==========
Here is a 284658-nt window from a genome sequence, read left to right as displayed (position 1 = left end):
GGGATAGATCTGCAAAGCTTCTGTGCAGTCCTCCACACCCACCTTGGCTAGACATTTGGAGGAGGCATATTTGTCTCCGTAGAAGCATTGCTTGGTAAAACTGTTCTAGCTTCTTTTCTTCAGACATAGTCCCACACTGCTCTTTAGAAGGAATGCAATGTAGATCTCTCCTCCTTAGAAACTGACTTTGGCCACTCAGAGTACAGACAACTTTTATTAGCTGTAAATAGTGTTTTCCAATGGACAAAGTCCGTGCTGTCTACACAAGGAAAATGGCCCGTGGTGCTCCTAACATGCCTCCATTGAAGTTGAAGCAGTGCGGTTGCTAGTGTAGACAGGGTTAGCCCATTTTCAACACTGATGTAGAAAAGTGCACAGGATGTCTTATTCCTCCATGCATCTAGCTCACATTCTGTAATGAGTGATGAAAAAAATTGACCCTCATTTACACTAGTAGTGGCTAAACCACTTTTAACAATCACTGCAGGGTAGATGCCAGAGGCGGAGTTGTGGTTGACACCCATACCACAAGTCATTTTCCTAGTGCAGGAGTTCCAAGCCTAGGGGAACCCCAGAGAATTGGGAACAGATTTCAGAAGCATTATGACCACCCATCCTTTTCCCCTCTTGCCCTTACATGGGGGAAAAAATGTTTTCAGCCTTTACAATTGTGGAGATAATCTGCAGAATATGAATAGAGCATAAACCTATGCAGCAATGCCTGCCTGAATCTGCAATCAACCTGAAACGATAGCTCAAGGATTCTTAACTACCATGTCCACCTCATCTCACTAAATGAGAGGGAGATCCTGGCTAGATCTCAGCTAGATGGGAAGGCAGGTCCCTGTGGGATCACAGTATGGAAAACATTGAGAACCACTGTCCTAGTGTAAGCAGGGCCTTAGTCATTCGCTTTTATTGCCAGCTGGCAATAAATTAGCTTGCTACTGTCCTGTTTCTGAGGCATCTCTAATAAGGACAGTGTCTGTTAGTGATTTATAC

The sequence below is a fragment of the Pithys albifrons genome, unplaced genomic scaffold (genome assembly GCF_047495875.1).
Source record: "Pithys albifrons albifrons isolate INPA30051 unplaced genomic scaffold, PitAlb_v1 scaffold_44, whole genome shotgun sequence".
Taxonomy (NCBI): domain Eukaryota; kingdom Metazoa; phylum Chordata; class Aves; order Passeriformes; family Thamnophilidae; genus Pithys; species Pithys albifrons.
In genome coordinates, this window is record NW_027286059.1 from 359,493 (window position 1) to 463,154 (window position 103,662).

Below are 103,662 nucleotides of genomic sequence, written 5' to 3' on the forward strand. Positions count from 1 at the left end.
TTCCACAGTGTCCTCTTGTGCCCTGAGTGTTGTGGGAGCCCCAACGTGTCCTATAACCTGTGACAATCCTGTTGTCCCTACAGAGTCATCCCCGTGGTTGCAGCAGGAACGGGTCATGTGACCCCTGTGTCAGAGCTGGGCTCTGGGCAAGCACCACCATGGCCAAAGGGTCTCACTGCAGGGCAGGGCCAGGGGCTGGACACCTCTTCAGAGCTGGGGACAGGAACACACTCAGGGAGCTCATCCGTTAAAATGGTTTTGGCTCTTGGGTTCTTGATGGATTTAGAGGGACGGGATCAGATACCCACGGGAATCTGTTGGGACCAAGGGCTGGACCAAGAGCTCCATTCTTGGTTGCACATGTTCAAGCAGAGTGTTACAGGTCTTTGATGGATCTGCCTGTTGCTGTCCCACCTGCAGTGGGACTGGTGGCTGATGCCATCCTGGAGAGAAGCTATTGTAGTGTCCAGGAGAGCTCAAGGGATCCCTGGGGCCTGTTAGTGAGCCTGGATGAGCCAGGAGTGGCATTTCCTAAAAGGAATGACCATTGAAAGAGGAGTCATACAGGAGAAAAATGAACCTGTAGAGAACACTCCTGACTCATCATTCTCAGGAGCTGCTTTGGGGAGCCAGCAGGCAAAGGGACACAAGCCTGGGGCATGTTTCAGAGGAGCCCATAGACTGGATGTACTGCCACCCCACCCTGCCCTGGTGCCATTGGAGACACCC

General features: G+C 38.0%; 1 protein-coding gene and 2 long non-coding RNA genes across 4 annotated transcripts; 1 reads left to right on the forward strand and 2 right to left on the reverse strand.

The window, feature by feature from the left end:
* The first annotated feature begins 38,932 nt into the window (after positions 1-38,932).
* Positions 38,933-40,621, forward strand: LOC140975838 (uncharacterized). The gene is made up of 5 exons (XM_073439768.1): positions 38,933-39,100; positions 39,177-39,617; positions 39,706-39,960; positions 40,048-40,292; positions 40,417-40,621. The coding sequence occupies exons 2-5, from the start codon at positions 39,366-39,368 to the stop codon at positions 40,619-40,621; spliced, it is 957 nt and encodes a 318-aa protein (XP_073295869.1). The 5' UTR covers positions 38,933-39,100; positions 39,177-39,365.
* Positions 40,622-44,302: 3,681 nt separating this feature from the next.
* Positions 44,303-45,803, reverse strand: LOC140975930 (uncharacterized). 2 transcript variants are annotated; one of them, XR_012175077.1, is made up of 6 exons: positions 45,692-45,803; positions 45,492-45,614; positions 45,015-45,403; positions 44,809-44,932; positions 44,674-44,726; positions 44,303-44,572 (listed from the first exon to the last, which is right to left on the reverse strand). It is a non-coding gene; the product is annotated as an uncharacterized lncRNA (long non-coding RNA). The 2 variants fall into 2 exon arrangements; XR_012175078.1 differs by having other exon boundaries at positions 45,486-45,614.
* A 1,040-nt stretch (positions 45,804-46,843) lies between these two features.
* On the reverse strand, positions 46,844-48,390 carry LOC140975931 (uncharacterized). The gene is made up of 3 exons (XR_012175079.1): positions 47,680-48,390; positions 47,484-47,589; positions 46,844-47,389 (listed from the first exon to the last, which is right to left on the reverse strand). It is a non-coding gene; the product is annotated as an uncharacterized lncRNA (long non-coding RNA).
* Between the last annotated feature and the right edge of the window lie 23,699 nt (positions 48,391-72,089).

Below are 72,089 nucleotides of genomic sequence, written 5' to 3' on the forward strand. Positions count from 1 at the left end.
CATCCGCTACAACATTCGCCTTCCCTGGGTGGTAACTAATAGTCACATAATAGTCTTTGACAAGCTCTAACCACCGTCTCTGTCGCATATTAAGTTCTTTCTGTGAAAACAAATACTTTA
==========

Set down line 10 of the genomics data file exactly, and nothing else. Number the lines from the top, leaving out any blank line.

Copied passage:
The window, feature by feature from the left end: